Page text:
Fantasy Films Increase Child Creativity

Harry Potter And The Philosopher's StoneChildren who watch fantasy films, such as Harry Potter, have better imagination and creativity skills, according to research out of Lancaster University in the United Kingdom. The study is the first of its kind to link magical thinking and creativity in preschool children.

Researchers studied two groups of four- to six-year-old children, showing them two 15-minute clips from Harry Potter And The Philosopher’s Stone.

The findings show that, after watching the clips, the group who watched the magical scenes scored “significantly better”  in creativity tests than children in the other group who watched scenes without magic in them. The creativity tests included the children being asked to pretend they were rabbits or driving a car and quizzed on different ways of putting plastic cups in a bin and alternative uses for the cups.

“Magical thinking [believing in supernatural events] enables children to create fantastic imaginary worlds, and in this way enhances children’s capacity to view the world and act upon it from multiple perspectives,” the researchers said. “The results suggested that books and videos about magic might serve to expand children’s imagination and help them to think more creatively.”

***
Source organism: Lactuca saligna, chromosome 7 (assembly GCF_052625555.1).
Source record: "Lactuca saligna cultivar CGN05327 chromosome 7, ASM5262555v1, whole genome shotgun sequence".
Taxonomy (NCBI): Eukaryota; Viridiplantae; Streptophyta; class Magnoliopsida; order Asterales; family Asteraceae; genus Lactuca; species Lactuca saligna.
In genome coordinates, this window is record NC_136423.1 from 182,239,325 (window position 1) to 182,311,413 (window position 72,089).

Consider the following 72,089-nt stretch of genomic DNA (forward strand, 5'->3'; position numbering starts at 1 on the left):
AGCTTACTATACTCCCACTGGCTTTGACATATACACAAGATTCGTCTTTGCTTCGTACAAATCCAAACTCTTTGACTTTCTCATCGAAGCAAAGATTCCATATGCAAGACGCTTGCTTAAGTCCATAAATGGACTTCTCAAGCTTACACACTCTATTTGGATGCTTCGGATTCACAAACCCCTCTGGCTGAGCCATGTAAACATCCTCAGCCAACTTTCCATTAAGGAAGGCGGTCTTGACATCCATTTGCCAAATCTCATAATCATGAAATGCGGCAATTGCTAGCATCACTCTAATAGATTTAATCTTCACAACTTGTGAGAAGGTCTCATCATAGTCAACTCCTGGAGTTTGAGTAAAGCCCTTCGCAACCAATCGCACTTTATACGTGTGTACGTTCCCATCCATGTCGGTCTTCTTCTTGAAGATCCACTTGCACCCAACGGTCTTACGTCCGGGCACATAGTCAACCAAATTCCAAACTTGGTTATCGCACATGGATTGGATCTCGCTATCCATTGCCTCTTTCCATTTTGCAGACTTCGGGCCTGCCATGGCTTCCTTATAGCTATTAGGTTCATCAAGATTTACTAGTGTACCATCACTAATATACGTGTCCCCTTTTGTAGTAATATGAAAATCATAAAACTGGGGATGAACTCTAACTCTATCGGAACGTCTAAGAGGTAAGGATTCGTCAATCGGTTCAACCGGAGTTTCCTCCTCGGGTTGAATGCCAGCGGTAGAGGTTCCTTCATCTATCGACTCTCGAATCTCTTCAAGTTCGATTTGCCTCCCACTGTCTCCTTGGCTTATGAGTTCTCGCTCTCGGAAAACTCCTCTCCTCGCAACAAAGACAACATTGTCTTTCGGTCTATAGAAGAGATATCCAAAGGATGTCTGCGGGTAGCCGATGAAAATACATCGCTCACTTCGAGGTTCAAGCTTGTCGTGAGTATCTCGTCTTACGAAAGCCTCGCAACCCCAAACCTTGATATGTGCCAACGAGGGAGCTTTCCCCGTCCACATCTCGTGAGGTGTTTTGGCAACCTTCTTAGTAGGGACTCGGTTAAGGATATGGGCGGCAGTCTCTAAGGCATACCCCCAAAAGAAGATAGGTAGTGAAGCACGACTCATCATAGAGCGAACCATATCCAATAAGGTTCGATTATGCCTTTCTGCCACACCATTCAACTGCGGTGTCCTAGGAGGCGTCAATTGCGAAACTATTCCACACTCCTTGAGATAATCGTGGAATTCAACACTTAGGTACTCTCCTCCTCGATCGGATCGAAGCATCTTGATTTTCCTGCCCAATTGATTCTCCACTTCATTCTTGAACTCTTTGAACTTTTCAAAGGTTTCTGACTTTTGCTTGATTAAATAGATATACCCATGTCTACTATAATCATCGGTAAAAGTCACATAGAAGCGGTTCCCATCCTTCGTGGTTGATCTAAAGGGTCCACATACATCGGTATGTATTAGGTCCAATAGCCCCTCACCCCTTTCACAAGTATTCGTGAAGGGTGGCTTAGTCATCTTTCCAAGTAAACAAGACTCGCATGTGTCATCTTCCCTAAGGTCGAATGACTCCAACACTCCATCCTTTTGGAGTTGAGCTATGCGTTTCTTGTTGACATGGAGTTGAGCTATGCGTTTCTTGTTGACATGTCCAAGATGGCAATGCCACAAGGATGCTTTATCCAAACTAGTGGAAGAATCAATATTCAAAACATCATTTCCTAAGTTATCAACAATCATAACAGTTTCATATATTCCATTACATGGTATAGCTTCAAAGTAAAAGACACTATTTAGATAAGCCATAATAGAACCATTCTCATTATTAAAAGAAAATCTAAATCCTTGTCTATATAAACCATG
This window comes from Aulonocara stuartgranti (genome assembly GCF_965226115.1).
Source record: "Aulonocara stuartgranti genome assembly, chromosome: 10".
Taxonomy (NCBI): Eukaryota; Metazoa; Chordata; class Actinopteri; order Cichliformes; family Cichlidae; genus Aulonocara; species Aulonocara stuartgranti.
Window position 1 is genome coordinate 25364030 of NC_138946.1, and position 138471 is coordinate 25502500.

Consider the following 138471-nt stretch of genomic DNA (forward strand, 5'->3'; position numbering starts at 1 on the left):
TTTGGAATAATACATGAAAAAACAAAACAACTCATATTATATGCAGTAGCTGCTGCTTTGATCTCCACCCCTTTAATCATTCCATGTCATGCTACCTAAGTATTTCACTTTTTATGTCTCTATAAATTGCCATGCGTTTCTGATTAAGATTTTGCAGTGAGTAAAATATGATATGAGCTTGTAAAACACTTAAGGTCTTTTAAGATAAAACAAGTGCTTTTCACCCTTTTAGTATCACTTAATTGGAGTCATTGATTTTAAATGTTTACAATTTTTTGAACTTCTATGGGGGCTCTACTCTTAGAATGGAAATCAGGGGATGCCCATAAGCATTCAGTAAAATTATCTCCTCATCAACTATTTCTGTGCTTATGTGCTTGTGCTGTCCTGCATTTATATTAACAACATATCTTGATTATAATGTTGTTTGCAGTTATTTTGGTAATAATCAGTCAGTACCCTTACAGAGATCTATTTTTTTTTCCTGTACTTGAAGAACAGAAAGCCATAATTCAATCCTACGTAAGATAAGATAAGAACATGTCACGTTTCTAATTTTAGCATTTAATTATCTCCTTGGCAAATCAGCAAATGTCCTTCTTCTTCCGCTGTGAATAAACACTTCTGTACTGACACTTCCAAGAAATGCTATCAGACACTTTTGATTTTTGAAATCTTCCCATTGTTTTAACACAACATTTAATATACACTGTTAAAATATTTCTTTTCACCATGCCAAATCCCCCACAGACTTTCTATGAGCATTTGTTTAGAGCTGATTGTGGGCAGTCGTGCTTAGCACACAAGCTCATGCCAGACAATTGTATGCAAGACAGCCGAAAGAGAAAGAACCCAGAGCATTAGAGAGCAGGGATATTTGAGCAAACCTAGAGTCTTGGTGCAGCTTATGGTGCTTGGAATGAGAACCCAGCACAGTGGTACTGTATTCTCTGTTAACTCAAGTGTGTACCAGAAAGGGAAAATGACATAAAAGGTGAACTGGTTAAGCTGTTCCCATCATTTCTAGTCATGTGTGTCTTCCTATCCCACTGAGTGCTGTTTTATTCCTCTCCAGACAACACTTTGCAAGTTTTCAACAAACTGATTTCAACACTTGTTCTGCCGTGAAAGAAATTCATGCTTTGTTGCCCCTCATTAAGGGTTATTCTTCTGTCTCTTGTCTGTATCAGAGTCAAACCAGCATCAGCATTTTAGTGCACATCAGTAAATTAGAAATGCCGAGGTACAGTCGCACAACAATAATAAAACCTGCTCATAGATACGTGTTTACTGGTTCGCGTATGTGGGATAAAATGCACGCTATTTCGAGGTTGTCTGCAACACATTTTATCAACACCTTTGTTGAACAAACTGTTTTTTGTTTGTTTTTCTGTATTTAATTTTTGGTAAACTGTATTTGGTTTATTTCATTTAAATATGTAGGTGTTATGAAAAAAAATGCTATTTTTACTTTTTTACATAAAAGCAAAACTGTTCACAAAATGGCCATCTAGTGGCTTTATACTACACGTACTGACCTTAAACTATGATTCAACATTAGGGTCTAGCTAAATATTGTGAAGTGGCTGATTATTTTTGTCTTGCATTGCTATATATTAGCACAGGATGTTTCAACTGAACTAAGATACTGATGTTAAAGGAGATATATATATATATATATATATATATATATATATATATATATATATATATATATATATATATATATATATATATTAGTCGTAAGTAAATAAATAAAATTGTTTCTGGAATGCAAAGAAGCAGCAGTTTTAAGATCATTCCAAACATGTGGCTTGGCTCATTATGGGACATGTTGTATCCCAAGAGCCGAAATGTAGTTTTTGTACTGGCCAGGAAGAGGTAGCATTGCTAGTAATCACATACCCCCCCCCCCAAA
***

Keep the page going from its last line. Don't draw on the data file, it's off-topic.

I’m curious if this research extends to adults. Do grown-ups who prefer to watch Game of Thrones or True Blood exhibit increased imagination more so than those who enjoy Mad Men or Breaking Bad? Also, how does magical thinking as a child shape your adult life when you have to live in the “real world”?

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2 thoughts on “Fantasy Films Increase Child Creativity”

  1. I totally agree! My favourite movies as a kid were fantasy – namely Labyrinth, The Dark Crystal, and The Neverending Story – and even today, while I can certainly get into a show like Breaking Bad or The Wire, and appreciate the quality of writing/acting/production, etc., I never really feel the same way about realistic dramas as I do about shows like Firefly, or Doctor Who. Fantasy is more addictive, for me. It’s not simply escapism, either, it’s about seeing the possibilities in the impossible. And isn’t that what creativity is all about?

  2. It’s not surprising that watching, reading, listenting to, etc., the works of creative people can enhance children’s creativity. We have seen it work in our home, where we often watch movies and have our children read (usually fiction) every day. But one of the most productive exercises in fostering creativity is our bedtime story routine. Typically, I would make up a story at bedtime and encourage my sons (now 12 and 8 yrs) to add to the story as I tell it. They woud stop me and say something like, “can the hero have a firend who is a purple frog?” And the stories would evolve from there. Now they are brimming with creativity, each is working on their own stories and together we have been bringing our bedtime stories to life. Check out our YouTube video http://www.youtube.com/watch?v=JNkfZ59DNWM
    I cannot say enough about fostering creativity in young children. Nothing makes me prouder than to see or hear what they have created.

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